Trump's lawyers are requesting that, since Special Counsel Jack Smith had 2.5 years to investigate Trump's election interference charges, that Trump should have 2.5 years to prepare his defense and that the trial under US District Judge Tanya Chutkan shouldn't start until April 2026.

Citing extraordinary amounts of evidence — including a tranche of 11.5 million pages that prosecutors handed over earlier this month — Trump lawyers John Lauro and Todd Blanche said in court papers filed Thursday that a 2.5-year delay before picking a jury would properly factor in the complexity of the case.

The proposal stands in almost absurd contrast to prosecutors’ call for a trial to begin on Jan. 2, 2024, a highly ambitious timeline. And it sets up a consequential choice for U.S. District Court Judge Tanya Chutkan, who has indicated she will set a trial date by Aug. 28.

Trump’s proposal is almost certainly a non-starter. It would result in a trial six years after the events that formed the basis for the charges: Trump’s staggering and multi-faceted effort to subvert his defeat to Joe Biden in the 2020 election. But his lawyers framed the decision in stark terms, noting the unprecedented nature of a leading candidate for president being prosecuted by the Justice Department led by his political opponent.

Trump’s lawyers also pointed to typical lags in more routine criminal trials in Washington, D.C.’s federal court.

“In this District, ordinary order when faced with such overwhelming discovery is to set a reasonable trial schedule, commensurate with the size and scope of discovery and complexity of the legal issues,” Lauro and Blanche wrote. “The government rejects this sensible approach. Instead, it seeks a trial calendar more rapid than most no-document misdemeanors, requesting just four months from the beginning of discovery to jury selection.”

The attorneys also noted that the district typically prioritizes trials for defendants who are in pretrial detention, a factor that is not facing Trump.

Unsaid in the brief, however, is another significant calculus. Trump could, conceivably, be back in the White House in January 2025. If that happens and the case is still pending, he could instantly shut it down, either by issuing himself a presidential pardon or by appointing an attorney general who would agree to dismiss the charges.

Special counsel Jack Smith has charged Trump with three conspiracies aimed at derailing the transfer of power to Joe Biden, in part through a campaign of disinformation aimed at disrupting state government and congressional efforts to certify the 2020 election.

In their court filing Thursday, Trump’s team also continued to push the notion that prosecutors have had 2.5 years to investigate the case, while Trump is only just beginning to prepare his defense. An April 2026 trial date would give Trump’s team an equal amount of time to prepare, they said.

But that notion is erroneous, prosecutors said in their own proposed trial schedule brief last week. They noted that Trump is privy to large swaths of evidence arrayed against him as a result of the House Jan. 6 select committee’s hearings and trove of public documents. And he also has access to millions of pages of records that overlap with the materials the government is producing to him — such as documents from his White House, his campaign and his PAC.

Chutkan has given no hints about the timetable she’s considering, but she has warned that she would speed up the timeline if Trump continues to make “inflammatory” remarks about witnesses and parties to the case that could influence the jury pool. She is also unlikely to be swayed by Trump’s claims of political malfeasance by prosecutors: During her first hearing in the case, she repeatedly emphasized that she won’t be factoring in Trump’s political candidacy or the politics of the matter at all in her trial decisions.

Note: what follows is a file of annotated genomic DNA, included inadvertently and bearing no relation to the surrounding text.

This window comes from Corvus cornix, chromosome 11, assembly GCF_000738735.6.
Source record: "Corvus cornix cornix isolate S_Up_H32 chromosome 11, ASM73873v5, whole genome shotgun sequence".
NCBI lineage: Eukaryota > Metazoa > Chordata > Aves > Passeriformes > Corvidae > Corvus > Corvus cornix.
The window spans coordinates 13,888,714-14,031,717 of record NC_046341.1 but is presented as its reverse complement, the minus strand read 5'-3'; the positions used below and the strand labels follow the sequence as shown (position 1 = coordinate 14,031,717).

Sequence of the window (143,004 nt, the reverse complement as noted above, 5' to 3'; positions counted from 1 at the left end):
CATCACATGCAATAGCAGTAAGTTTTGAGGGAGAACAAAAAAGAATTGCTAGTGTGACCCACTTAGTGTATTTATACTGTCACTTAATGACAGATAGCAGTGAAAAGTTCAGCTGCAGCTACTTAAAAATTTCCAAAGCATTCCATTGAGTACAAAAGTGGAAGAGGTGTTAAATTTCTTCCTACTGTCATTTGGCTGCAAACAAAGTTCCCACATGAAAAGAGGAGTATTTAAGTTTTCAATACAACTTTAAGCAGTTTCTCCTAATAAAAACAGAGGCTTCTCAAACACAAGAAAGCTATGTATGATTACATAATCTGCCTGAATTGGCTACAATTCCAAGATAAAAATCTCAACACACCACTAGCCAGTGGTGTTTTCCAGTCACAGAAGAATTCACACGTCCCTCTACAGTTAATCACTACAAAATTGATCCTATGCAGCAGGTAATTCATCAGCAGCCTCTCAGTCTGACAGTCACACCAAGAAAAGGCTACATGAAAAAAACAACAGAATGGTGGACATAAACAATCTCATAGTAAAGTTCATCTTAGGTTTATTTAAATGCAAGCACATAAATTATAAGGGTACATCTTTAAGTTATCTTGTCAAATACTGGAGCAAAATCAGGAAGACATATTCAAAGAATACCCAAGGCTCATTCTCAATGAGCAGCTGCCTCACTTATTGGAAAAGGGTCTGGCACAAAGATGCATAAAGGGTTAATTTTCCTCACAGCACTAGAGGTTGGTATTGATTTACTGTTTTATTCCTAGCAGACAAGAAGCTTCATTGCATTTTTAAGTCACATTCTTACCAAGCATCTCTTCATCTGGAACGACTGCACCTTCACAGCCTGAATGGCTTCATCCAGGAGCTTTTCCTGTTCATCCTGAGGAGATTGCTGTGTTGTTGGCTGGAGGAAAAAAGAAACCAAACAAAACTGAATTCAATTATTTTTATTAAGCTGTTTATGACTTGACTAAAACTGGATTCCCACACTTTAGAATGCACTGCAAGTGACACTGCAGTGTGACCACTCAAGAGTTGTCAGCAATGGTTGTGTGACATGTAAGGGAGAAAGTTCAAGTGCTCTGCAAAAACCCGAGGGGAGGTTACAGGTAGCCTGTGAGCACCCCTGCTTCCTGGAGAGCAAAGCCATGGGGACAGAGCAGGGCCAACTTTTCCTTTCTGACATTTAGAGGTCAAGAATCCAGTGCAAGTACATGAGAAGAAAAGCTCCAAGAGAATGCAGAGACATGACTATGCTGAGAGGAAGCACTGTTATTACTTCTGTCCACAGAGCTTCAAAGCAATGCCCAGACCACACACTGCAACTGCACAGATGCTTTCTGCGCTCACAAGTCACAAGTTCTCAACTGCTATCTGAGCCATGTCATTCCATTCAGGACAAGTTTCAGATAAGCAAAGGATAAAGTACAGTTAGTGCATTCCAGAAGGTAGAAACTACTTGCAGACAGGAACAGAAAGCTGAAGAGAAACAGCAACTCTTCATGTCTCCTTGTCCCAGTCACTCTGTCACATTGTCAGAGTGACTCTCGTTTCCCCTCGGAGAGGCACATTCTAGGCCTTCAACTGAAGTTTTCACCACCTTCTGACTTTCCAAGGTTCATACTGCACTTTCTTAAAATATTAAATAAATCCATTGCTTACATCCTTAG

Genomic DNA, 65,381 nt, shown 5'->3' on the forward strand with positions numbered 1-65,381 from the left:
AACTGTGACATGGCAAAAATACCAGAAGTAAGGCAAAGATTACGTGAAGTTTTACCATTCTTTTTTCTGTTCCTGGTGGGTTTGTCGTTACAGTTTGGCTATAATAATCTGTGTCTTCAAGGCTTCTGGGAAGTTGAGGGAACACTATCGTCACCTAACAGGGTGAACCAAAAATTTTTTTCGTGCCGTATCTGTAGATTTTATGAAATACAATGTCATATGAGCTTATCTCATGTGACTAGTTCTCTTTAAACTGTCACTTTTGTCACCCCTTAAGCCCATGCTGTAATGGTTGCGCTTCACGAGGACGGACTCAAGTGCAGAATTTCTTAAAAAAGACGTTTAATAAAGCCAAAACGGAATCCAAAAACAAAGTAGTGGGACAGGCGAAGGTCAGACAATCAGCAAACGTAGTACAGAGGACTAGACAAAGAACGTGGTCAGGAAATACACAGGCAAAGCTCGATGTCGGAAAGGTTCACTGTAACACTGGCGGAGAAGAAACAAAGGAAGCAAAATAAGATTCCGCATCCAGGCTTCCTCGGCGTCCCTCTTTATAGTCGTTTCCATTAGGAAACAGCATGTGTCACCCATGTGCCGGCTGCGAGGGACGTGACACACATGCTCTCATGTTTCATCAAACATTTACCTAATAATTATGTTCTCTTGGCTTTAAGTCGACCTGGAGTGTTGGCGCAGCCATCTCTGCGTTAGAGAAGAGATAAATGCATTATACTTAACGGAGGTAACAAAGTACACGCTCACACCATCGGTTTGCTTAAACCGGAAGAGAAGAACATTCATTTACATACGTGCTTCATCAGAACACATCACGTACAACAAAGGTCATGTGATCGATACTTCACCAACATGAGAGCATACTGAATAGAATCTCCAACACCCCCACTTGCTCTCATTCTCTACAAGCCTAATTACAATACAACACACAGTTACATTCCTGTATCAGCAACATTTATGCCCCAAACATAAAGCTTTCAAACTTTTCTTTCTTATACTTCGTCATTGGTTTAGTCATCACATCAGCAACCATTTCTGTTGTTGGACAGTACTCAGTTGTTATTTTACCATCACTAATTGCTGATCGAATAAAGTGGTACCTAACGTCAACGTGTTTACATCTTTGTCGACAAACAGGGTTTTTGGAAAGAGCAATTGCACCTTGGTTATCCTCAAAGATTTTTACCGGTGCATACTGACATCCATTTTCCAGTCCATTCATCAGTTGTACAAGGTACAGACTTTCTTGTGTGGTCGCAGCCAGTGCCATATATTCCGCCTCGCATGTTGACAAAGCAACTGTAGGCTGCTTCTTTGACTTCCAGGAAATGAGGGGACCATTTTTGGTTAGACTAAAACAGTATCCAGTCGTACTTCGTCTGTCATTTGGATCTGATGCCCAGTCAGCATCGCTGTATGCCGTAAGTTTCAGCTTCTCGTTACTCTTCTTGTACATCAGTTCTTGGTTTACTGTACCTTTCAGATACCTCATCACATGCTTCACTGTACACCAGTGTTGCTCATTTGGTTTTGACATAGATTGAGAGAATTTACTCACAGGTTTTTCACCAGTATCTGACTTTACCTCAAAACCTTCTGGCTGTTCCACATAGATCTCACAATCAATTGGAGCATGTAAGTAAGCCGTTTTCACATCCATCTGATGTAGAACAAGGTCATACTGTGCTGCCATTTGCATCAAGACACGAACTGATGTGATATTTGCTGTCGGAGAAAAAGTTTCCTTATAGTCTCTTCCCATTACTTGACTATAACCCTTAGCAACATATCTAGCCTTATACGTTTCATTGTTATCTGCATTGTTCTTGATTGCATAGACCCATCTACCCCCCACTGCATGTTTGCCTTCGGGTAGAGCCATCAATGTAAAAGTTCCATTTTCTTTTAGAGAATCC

The legal nonsense is just what it is, nonsense. Trump's lawys know Judge Chutkan won't buy this for a millisecond. The point however is to continue to stoke anger and outrage by Trump's faithful against his "unfair" treatment, and maybe, just maybe, someone rids him of that troublesome Judge Chutkan. Even the very real prospect of such a grim act however is secondary to creating a path for Trump-appointed judges on appeal having a fig leaf to overturn all his convictions, preferably just ahead of the November 2024 elections.
In a just world, Trump would have long ago dropped out of the race and would be under house arrest waiting trial quietly. 
Sadly, that won't happen.

The Road To Gilead, Con't

Right into the lap of Justice Sam Alito, who will undoubtedly find some obscure codicil in the Code of Hammurabi to justify upholding the ruling of the 5th Circuit, which is the Uruk-Hai to Alito's Saruman anyway. All the lawyers seeking to ban the drug will need to do is talk very fast and use the word "abortifacient" a lot. And the ducks will all be marching in formation.

The assembly line between the Fifth Circuit in New Orleans and the chambers of the Supreme Court is the best example we have of how completely the conservative takeover of the federal judiciary is. It is the Wal-Mart of conservative judge shopping. The most recent former president* put four judges on that court including James Ho, who is a real prize. From the Texas Tribune: 
The 5th Circuit had upheld an Austin campaign donation limit — a maximum individual contribution of $350 to a city council candidate. His opinion seemed to challenge all restrictions on campaign donations, arguing that “if you don’t like big money in politics, then you should oppose big government in our lives...If there is too much money in politics, it’s because there’s too much government,” Ho wrote. A cash-flooded campaign system, he added, is “the inevitable result of a government that would be unrecognizable to our Founders.”
It was through the Fifth Circuit that the Dobbs case was shuffled from Mississippi upwards to Alito and his invisible chorus of 17th Century witch hunters. And now the circle is nearly complete. Sooner or later, some loaded court will declare all contraceptives to be "abortifacients," and that will be the final end for a protected right of privacy.

That's the big finish here after SCOTUS decides in the next year or two that abortion medications are illegal nationwide. It won't just be mifepristone. It'll be all contraception, including birth control medication, hormone therapy, IUDs, the whole works. That's the next milepost on the road to Gilead, and unless SCOTUS is stopped, it's going to be reality.